Lawyers for accused Boston Marathon bomber Dzhokhar Tsarnaev wrapped up their case on Tuesday after calling only four witnesses over two days.
President Obama vetoed a congressional resolution seeking to overturn new unionization voting rules Tuesday, keeping in place procedures that will allow a more streamlined process for workers to vote to unionize.
The governor of Indiana has said that he wants state lawmakers to “fix” a religious freedom law that has created a national outcry.
Peruvian Prime Minister Ana Jara was forced to step down after losing a vote of confidence in Congress on Monday.
Relatives of the Coptic Christians beheaded last month by jihadists in Libya – their deaths immortalized in a gory video set against the backdrop of a Mediterranean beach – are facing new extremist-Muslim violence as they seek to build a church to honor their murdered loved ones.
Two employees at Venezuela’s Vice Ministry of Supreme Social Happiness were far from happy last week when they were fired for refusing to sign a manifesto against the Obama administration, a Caracas-based human rights organization is claiming.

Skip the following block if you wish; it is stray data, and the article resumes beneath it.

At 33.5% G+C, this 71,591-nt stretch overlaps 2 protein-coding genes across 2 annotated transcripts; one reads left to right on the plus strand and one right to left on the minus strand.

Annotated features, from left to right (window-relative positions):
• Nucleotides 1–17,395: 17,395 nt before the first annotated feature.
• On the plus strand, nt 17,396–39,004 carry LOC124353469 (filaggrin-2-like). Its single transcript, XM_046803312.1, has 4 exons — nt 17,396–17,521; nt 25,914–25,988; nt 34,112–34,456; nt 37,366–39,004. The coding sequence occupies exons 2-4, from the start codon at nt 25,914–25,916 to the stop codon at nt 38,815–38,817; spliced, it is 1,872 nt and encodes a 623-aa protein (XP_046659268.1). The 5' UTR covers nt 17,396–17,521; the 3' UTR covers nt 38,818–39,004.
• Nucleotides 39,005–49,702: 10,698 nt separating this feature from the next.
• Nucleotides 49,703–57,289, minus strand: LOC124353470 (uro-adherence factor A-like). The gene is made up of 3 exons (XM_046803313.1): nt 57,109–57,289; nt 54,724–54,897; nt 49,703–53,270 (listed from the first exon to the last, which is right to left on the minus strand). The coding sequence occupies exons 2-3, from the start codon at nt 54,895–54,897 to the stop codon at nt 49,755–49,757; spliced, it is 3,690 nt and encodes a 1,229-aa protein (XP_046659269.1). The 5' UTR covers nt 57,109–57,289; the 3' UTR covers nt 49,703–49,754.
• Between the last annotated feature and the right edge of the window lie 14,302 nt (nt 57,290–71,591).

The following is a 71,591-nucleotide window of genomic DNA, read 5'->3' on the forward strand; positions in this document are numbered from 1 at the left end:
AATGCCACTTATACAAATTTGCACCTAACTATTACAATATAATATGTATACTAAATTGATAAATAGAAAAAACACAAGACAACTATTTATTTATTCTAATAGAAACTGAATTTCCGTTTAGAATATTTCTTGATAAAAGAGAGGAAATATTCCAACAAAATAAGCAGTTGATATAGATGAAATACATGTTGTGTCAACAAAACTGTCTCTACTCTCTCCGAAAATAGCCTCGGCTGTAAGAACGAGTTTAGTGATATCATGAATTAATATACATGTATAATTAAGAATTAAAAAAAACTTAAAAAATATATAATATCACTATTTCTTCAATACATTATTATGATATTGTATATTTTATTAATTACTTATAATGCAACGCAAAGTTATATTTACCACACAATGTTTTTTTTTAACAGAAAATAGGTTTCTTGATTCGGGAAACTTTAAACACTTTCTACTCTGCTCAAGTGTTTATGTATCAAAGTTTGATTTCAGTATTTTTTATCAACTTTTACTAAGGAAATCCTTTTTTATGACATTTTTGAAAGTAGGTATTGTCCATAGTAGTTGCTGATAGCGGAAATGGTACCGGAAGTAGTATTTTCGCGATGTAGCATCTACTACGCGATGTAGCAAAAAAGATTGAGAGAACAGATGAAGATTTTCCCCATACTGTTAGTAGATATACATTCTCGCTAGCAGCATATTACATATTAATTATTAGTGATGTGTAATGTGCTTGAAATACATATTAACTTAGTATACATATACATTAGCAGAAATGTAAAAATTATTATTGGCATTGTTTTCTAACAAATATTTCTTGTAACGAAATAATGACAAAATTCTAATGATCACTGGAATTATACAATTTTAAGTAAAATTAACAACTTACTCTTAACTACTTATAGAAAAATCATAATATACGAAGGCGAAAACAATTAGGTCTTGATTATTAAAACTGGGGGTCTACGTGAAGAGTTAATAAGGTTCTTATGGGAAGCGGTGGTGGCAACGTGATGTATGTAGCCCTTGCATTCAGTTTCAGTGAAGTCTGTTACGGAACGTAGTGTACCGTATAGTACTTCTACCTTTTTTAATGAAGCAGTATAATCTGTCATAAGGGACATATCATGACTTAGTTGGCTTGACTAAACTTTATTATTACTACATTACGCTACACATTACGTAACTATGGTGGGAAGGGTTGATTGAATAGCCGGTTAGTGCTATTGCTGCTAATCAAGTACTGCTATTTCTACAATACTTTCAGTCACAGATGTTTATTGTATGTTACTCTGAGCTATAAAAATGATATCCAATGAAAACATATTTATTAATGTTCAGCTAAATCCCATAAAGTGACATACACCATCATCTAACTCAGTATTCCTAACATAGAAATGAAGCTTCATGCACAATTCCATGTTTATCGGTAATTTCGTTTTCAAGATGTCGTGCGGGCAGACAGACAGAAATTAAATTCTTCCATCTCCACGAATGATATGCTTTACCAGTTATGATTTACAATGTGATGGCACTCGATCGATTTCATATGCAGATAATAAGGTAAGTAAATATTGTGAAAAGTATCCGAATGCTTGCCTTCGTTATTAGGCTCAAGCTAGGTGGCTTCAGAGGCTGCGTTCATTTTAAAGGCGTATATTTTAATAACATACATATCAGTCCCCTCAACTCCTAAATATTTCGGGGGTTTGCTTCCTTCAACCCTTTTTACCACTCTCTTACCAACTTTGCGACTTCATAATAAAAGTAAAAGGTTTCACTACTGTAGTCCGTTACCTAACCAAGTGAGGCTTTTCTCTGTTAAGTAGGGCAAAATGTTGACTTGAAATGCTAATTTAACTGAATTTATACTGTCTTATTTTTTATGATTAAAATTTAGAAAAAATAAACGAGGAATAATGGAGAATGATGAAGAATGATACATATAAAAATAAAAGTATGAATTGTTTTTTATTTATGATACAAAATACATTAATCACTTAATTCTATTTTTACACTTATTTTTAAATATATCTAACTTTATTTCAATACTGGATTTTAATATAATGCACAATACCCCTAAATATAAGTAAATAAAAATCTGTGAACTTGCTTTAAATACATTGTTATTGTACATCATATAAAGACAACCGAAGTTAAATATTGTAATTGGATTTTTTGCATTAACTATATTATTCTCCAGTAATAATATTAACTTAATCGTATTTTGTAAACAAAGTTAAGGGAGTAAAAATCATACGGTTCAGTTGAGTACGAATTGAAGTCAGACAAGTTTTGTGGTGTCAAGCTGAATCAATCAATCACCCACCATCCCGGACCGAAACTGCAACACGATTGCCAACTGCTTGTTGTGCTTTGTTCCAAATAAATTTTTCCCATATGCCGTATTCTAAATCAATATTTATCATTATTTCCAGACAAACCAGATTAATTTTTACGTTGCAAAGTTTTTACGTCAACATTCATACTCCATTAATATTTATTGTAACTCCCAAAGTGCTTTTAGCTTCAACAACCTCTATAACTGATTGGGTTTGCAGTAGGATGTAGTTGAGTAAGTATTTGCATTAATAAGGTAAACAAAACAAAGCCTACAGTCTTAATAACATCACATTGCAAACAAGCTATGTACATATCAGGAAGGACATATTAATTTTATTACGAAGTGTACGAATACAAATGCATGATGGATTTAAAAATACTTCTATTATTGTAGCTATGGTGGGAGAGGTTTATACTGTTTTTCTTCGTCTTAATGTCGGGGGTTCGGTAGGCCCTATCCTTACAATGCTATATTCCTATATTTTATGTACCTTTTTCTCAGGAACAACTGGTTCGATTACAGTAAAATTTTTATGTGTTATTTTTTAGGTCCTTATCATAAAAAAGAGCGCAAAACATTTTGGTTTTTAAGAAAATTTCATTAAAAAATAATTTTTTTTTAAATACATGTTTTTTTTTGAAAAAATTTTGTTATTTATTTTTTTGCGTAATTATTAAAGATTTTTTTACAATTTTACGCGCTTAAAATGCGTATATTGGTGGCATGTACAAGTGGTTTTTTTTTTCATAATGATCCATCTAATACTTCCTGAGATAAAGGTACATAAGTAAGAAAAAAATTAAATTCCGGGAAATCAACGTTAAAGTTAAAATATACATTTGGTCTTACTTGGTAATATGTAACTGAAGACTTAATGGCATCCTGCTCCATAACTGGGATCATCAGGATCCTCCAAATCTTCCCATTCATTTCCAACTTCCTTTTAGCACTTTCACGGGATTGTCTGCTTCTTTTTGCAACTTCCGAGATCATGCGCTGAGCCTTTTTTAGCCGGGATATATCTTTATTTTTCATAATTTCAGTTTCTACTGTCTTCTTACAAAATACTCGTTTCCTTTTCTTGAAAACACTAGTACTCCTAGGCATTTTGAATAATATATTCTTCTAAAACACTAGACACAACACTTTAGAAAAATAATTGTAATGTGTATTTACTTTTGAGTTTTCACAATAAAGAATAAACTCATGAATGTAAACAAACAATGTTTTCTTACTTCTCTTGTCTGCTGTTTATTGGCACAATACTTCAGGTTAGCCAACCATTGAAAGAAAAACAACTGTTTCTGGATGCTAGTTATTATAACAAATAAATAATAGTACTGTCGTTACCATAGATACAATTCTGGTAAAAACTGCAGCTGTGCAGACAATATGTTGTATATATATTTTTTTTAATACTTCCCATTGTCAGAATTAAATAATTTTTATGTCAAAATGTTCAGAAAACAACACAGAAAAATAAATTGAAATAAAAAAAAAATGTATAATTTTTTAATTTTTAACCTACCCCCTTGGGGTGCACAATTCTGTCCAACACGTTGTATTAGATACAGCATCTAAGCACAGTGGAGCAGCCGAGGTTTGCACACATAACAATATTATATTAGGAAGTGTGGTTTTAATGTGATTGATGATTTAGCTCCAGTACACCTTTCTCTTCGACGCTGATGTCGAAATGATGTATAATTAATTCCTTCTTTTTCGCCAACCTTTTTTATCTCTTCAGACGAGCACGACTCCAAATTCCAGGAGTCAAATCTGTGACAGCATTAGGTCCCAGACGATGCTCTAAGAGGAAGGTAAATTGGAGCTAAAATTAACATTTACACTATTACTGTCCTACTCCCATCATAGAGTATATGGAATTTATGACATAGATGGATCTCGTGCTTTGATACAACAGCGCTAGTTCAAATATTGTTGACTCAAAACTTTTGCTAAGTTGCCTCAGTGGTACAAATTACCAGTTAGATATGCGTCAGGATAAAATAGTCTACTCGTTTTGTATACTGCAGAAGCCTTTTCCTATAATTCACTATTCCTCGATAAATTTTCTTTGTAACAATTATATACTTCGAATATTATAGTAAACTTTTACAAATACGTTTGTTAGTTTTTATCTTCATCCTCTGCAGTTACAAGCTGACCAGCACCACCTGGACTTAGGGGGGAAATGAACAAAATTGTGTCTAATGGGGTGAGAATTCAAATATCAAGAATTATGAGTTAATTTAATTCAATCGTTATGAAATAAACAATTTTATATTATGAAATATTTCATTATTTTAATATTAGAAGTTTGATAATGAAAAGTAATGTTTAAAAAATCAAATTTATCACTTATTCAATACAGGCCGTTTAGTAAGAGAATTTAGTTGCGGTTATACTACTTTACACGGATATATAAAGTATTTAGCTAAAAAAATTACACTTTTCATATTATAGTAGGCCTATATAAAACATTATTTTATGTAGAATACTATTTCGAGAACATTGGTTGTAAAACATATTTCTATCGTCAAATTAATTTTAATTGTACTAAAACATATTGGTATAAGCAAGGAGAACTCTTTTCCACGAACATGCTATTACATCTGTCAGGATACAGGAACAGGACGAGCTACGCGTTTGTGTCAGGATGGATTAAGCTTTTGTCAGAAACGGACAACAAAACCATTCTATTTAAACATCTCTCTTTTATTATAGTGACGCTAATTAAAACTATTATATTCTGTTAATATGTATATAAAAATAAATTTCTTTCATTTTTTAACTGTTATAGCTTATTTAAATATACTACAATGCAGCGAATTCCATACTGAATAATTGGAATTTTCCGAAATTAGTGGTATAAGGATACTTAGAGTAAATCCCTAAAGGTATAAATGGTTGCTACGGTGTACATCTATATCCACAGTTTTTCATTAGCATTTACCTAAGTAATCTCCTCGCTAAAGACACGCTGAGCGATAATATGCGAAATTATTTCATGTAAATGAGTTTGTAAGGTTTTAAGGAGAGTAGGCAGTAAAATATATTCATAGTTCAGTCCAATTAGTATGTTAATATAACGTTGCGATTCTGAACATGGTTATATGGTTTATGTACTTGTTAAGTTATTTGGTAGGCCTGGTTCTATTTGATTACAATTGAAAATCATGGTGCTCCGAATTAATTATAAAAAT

Former military ruler Muhammadu Buhari has become the first opposition candidate to win presidential elections in Nigeria.
Iraqi forces celebrated progress in Tikrit on Tuesday, but analysts cautioned that securing the city that Islamic State fighters have controlled since June is not complete and warned that the next step, to retake Mosul, would be even more difficult than the weekslong battle in Tikrit, which required U.S. aid.
Countries have pledged $3.8 billion to help with the humanitarian crisis in Syria, United Nations Secretary General Ban Ki-Moon said at a summit in the Kuwaiti capital on Tuesday.
While issues such as the European Union and immigration will play a big role in the campaign in the UK election, both the Conservative Party and their main opposition, the Labour Party, are focusing their pitches on the economy.
Germany and France plan to work together with Italy to develop military surveillance drones that could also carry weapons.
Thai junta leader Prayuth Chan-Ocha said he has asked the nation’s king for permission to lift martial law, which has been in place for more than 10 months.
A Saudi-led coalition is trying to stop Yemen’s major cities falling to Houthi Shiite insurgents after the removal of President Hadi, who has fled into exile. Rivalry with Shiite Iran lies behind the military intervention.
In an attempt to attract more household shoppers, retail giant Amazon has unveiled a device that can place orders to replenish items such as washing powder and razors.
Hewlett-Packard (HP) is suing Autonomy co-founder Mike Lynch and former chief financial officer Sushovan Hussain for about $5.1bn (£3.4bn).
The Mars Rover Opportunity and the Lunar Reconnaissance Orbiter are once again in danger of being eliminated from the budget. Are they valuable enough to find funding elsewhere?